Behind the hoardings, Kings Cross is obviously still a fully functional station. Indeed the new concourse sits directly above the new Northern Ticket Hall, the construction of which included various preparation works for this project.

The Concourse

Inside, the sweep and scale of the new roof is really brought home. It’s a completely free-standing structure, as the large central pillar suggests. Eagle eyes may already have noticed that the project has also included another piece of construction – the permanent closure of the “Bomb Gap.” This is more visible in the photo below on the left.

The Boom Gap was the short length of replacement structure built after the Luftwaffe bombed the station in 1941, which broke three of the ribs on the western side of the station. Temporary and semi-permanent structures had inhabited the space ever since, and these have now been replaced with a permanent structure through which the platforms can be accessed, and which will contain the East Coast First Class Lounge on its 1st floor.

An escalator sits within the centre of the concourse itself, intended to operate on a tidal flow system to help with passenger flows.

Opposite the Western Range, but still within the concourse, is a mezzanine, intended for retail occupation. This sweeps round to the left, over the suburban platform access and through the Western Range into the main train shed where it links up with the new footbridge.

Just through the glass can be glimpsed the restored signage of the old parcel depot, within which will sit the new station pub.

The Gate Line

The new primary gate line is located within the space previously occupied by the old women’s toilets and retail space. This will provide the primary route for most passengers into the Main Shed.

The Booking Hall

The experts amongst our readers may well remember that railway managers installed, at one time, a curious feature in the (similarly impressive) space directly above this booking hall – a full badminton court. We hereby confirm, with a certain amount of sadness (and tongues slightly in cheek), that this is not one of the elements of heritage Network Rail have restored or preserved.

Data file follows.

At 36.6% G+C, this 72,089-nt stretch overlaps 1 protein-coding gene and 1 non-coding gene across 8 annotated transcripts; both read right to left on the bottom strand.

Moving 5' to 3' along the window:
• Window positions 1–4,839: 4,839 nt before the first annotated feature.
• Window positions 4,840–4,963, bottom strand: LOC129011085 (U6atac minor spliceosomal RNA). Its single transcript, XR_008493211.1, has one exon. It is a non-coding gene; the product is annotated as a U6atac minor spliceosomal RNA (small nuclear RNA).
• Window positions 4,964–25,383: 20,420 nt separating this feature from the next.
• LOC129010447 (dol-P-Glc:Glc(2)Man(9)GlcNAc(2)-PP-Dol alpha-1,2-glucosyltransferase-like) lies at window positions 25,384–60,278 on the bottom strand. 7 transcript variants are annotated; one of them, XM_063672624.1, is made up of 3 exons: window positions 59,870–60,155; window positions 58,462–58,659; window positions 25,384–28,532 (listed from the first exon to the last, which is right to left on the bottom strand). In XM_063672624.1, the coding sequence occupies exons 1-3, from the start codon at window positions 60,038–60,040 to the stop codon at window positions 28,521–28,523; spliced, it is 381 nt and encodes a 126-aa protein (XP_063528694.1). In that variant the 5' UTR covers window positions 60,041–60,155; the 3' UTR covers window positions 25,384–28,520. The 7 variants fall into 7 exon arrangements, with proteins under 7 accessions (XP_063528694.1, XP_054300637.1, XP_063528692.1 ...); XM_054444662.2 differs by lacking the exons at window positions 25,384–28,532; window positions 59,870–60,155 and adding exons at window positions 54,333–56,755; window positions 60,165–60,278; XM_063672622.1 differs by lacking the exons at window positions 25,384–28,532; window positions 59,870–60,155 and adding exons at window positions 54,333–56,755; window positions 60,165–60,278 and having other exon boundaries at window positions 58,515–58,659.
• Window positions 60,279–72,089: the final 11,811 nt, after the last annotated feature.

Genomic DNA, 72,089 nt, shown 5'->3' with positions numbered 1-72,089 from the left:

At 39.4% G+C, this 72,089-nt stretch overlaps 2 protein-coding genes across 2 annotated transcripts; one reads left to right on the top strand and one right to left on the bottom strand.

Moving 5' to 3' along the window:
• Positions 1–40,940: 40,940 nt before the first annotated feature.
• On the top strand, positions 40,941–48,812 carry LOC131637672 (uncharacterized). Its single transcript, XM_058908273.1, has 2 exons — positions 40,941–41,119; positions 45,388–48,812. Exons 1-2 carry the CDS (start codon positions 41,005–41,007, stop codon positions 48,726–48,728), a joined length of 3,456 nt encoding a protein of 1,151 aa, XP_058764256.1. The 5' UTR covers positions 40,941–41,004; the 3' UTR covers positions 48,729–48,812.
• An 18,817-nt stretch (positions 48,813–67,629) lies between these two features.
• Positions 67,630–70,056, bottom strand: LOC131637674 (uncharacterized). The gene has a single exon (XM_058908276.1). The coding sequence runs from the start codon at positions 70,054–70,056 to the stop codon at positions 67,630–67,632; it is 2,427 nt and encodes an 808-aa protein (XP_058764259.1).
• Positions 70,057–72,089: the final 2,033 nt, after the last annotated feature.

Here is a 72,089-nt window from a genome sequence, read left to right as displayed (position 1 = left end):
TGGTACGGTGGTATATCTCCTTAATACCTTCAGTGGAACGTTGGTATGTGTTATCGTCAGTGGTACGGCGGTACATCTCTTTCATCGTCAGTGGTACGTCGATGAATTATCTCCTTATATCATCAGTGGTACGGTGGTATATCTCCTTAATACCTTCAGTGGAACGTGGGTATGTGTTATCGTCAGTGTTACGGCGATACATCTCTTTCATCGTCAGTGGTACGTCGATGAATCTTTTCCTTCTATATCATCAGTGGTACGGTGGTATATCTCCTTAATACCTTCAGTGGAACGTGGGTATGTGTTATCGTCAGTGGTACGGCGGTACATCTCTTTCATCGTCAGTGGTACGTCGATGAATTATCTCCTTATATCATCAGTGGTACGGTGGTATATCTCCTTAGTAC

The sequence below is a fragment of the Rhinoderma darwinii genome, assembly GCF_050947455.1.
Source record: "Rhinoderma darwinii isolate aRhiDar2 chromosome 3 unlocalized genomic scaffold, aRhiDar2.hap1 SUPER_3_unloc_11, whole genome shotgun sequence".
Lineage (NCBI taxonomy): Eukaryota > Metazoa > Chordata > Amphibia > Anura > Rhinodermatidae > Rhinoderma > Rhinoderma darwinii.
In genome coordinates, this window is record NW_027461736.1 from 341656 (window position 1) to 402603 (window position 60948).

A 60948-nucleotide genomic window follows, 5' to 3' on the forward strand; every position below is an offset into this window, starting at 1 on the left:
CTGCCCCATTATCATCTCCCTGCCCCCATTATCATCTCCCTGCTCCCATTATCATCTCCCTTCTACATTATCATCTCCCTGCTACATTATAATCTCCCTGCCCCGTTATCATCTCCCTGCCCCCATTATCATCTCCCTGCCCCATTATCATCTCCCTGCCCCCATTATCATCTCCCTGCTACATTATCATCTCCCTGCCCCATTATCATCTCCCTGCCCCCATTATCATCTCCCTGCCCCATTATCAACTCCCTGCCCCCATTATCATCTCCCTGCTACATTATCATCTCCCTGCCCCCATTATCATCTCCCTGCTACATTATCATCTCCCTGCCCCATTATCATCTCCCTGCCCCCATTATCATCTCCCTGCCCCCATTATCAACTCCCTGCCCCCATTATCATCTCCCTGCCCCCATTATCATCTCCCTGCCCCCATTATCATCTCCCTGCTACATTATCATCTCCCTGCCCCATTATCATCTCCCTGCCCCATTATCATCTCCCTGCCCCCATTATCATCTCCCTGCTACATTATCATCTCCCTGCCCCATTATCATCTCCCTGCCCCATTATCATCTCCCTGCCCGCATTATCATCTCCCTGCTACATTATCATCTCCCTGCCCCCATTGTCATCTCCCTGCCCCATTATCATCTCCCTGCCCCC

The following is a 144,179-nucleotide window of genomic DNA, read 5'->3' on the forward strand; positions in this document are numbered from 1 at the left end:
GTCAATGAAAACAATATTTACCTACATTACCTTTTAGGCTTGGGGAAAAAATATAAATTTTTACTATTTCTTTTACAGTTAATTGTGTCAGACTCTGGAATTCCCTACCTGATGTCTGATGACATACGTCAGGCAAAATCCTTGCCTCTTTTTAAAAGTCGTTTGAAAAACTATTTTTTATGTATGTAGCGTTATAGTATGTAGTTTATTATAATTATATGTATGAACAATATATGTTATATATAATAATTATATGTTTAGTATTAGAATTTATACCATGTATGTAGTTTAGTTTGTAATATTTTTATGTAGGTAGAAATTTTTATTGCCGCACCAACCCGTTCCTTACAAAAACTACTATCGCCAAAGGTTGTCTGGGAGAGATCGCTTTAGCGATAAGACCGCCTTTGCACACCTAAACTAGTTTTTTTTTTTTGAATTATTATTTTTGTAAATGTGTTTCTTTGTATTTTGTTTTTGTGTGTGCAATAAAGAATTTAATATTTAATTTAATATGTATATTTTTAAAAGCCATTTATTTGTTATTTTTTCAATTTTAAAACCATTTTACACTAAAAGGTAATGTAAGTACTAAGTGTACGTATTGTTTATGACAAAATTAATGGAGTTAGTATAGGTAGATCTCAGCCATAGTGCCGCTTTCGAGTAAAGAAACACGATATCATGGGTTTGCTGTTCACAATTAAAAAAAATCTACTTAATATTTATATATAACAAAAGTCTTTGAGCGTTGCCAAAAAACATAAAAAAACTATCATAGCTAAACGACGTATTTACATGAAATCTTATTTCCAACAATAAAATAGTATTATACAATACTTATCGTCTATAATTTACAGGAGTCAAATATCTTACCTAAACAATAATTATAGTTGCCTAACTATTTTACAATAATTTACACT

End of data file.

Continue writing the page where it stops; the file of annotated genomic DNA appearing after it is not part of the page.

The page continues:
At various points within the Western Range, however, can be found small elements of preservation – such as the iron banisters pictured below. These will no doubt add to the atmosphere for the Range’s new inhabitants and visitors.

In The Pub

Within the old parcel office can be found the space that will be occupied by the new station pub. This is a surprisingly large space, which contains some of the last remaining original timbers within the station. Indeed various timber features have been preserved here.

At its centre sits a light well, which is in the process of being restored and cleaned out, as can be seen from the photos below.

Through the windows of the parcel office’s first floor can also be seen the suburban platforms.

Finally, at the back (and indeed throughout the Western Range) can be found a number of offices – the legacy of the Range’s most recent occupation. These can currently be found along the full length of the structure in various stages of restoration and demolition.

Below is the old FCC Driver’s Mess – now home to various bits of salvaged heritage material awaiting renovation and repurposing.

Overall, therefore, and as can hopefully be seen from all the pictures above, work at Kings Cross appears to be progressing rather nicely. The new concourse certainly already leaves an impression, and looks like it’ll be an interesting addition to one of Europe’s busiest interchange points. With it all due to open next spring, work will likely continue to proceed at a rapid pace, and we will endeavour to bring you an updated set of photos in the coming months.

Written by John Bull
John Bull is the Editor of London Reconnections. A transport journalist and historian, his writing often focuses on the political or strategic challenges facing London's transport network and beyond.